"There is a thin line between being aggressive and being a little bit reckless," Allen said after defeating the Miami Dolphins in January 2023, according to a Fox Sports story about the QB. "Last week, maybe [I was] getting too aggressive and just [should have had the] understanding with the lead, just forcing longer drives instead of helping their team get back in. And that's what I really did."

Allen threw for 352 yards and three touchdowns that game, but also tossed two interceptions. The next time out, he wilted (264 yards and an interception) in a season-ending loss to the Bengals.

Fast forward to Buffalo's next competitive game, and we saw more of the same. With Aaron Rodgers out of the picture, the Bills simply had to control the game and dare the Jets to score. Instead, Allen threw three picks and lost a fumble, allowing New York to hang around. Gang Green would ultimately come back and win in overtime.

At this point, Allen has proven that he doesn't lack the talent or physical skill to succeed in the NFL. Instead, the problem seems to focus on decision-making. Writing for the Buffalo News, Jim Kubiak used words like "impatience" to describe the ugly Monday night defeat.

"Allen completed 29 of 41 attempts (70.7%) for 236 yards and one touchdown while throwing three interceptions and losing a fumble. Allen was at times extraordinary, making plays with his legs, but as the game wore on, Allen's patience wore thin," the scribe explained. "He could not keep himself from making disastrous attempts down the field into the teeth of a physical and disciplined Jets defense."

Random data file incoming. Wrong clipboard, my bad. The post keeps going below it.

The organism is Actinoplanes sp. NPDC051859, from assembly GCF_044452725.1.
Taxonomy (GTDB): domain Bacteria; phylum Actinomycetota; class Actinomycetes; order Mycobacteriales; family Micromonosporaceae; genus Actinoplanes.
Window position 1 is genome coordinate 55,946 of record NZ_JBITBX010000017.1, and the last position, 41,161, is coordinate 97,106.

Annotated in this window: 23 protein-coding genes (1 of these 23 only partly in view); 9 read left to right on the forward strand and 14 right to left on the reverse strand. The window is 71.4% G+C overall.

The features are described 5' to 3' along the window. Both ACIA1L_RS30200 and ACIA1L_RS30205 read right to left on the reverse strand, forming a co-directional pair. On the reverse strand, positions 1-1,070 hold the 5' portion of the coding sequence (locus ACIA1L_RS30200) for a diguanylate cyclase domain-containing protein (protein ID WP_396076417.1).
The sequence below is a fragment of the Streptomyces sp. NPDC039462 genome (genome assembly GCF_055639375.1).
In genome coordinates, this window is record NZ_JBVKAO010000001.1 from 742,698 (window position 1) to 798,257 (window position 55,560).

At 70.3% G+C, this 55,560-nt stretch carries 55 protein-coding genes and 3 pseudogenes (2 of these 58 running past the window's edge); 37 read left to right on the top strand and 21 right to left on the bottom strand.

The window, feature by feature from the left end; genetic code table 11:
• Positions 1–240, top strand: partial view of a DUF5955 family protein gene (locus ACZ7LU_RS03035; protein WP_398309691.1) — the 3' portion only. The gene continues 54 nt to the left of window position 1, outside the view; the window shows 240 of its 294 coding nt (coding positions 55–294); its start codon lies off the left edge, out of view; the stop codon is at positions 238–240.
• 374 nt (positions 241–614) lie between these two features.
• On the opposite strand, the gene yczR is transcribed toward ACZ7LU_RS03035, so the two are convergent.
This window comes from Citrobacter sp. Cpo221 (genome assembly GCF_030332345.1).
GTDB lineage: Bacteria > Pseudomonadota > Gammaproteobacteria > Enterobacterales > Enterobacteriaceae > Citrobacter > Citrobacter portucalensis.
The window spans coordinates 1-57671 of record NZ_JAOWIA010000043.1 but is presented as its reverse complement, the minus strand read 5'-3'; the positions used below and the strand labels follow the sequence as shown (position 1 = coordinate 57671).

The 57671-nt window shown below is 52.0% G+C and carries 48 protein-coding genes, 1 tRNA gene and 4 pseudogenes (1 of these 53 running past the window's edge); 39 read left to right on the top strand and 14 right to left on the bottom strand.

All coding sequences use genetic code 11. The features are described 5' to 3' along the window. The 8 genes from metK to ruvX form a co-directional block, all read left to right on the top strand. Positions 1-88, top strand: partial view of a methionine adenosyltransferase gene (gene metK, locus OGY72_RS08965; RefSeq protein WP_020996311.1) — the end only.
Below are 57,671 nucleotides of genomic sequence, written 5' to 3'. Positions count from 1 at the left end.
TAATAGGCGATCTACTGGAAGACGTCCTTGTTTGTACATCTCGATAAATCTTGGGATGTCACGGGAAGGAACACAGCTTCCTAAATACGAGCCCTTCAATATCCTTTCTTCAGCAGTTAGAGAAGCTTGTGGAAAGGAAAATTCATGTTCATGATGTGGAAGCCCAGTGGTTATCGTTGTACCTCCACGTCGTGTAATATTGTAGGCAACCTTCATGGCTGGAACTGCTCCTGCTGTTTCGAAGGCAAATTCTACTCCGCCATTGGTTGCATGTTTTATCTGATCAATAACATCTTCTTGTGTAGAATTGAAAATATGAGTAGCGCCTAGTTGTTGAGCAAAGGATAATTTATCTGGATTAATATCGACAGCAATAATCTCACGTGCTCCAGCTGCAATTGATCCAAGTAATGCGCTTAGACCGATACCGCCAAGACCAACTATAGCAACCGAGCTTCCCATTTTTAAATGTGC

Allen, for his part, said that he was trying to force the ball and noted the similarities to the previous season.

With all of that being said, let's circle back to Patrick Mahomes. He said that the Chiefs still call deep passes. Despite his desire to let it rip, though, he largely chooses to pick a safer option. The QB is nowhere near perfect, but his development is plain to see on Sunday.

That is the difference.

Mental strength is easy to overlook, especially when you consider all of the fantastic things No. 15 can do on the football field. It can be hard to quantify, especially in the face of hard stats like passing yards and touchdowns. In reality, though, making the right decision is just as important as throwing a strong spiral. While reaching the end zone is great, you don't have to throw for 80 yards and tally six points every possession to win. Repeatedly turning the ball over, however, is an easy way to lose.

Allen, it seems, hasn't come to understand that as well as his AFC rival.

Uncommon Knowledge

Newsweek is committed to challenging conventional wisdom and finding connections in the search for common ground.

Newsweek is committed to challenging conventional wisdom and finding connections in the search for common ground.

About the writer

Joe Kozlowski is a Newsweek reporter based in New York City. His focus is reporting on trending sports stories. Joe joined Newsweek in 2023. He is a graduate of NYU's Gallatin School of Individualized Study. You can get in touch with Joe by emailing

Languages: English.